For more than 30 years, the National Rifle Association has taken an extremist and highly successful approach to loosening gun laws. One of its key campaigns has been to make it incredibly easy to get a state permit to carry a firearm concealed. Since 1986, when just a handful of states had such loose laws, all but nine have relaxed or done away with their strong restrictions on who gets a permit and who does not. Some of these states require minimal training before permits are issues, others require none at all. Until 2015, Colorado required training, but allowed people to fulfill it over the internet.
In the past few years, the NRA has pushed a variety of other changes in concealed-carry laws. One of these high on its priority list is a federal bill that would require every state to recognize every other state’s concealed-carry permits. That bill—the Concealed Carry Reciprocity Act—was introduced on the first day of the new Congress this year. In a March 23 Wall Street Journal op-ed, New York Police Commissioner James O’Neil and Manhattan District Attorney Cyrus Vance Jr. stated this would represent “a dangerous and unwarranted interference with state and city laws.”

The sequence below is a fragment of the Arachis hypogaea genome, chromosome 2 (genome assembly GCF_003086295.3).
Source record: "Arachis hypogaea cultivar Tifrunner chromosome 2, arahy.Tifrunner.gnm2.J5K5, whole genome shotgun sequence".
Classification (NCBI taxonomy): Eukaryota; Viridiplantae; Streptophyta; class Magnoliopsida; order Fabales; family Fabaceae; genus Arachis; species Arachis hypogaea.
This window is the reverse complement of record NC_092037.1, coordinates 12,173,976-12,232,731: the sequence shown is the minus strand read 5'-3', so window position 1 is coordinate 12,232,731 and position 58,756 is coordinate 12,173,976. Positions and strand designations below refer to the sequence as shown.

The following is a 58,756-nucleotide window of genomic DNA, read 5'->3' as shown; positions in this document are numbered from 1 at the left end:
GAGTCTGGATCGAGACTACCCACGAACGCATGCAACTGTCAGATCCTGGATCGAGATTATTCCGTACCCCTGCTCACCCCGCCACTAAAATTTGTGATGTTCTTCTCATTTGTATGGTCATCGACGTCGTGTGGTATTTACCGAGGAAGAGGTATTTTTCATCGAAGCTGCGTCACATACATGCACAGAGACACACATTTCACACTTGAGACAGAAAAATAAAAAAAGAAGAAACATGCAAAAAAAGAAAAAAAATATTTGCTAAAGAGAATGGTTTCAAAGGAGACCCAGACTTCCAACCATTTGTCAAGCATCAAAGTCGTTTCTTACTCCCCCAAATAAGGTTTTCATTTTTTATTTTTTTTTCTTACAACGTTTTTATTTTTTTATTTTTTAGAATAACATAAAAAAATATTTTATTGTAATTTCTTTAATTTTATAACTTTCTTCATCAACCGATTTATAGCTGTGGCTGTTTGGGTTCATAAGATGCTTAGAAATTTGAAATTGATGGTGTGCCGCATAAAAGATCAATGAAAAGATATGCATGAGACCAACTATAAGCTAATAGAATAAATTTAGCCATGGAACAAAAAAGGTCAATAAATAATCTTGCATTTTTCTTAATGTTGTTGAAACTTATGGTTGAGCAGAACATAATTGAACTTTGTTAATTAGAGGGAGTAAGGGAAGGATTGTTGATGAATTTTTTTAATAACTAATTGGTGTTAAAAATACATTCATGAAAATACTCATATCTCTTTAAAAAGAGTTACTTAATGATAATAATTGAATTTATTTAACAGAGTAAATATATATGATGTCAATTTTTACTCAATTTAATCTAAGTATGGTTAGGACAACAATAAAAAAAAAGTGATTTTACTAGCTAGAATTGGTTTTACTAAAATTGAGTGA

But the NRA has been simultaneously pushing an even worse change: getting as many states as possible to adopt statutes that eliminate concealed-carry permits altogether and allow anyone who can legally own a firearm to carry it hidden away wherever they go. To give it a patina of patriotism, they call this no-permit approach “constitutional carry.”
That campaign has a ways to go. It’s been quite successful and is following a similar trajectory as the expanded concealed-permit effort begun in 1986.
In 2010, only two states—Vermont and Alaska—operated under the no-permit approach. Now, 11 other states have joined the no-permit list: Arizona, Idaho, Kansas, Maine, Mississippi, Missouri, Montana, New Hampshire, North Dakota, West Virginia, and Wyoming. The Michigan House of Representatives passed such a law this summer, and it’s pending in a state Senate committee. The Alabama Senate passed a no-permit bill in April, but the legislature adjourned for the year before the state House got around to considering it. A bill in Tennessee died in the spring. Likewise in Texas, two bills mandating no-permit concealed carry died in committee.
The NRA is not just coming to get The New York Times. It’s determined to go after every sane gun restriction law on the books.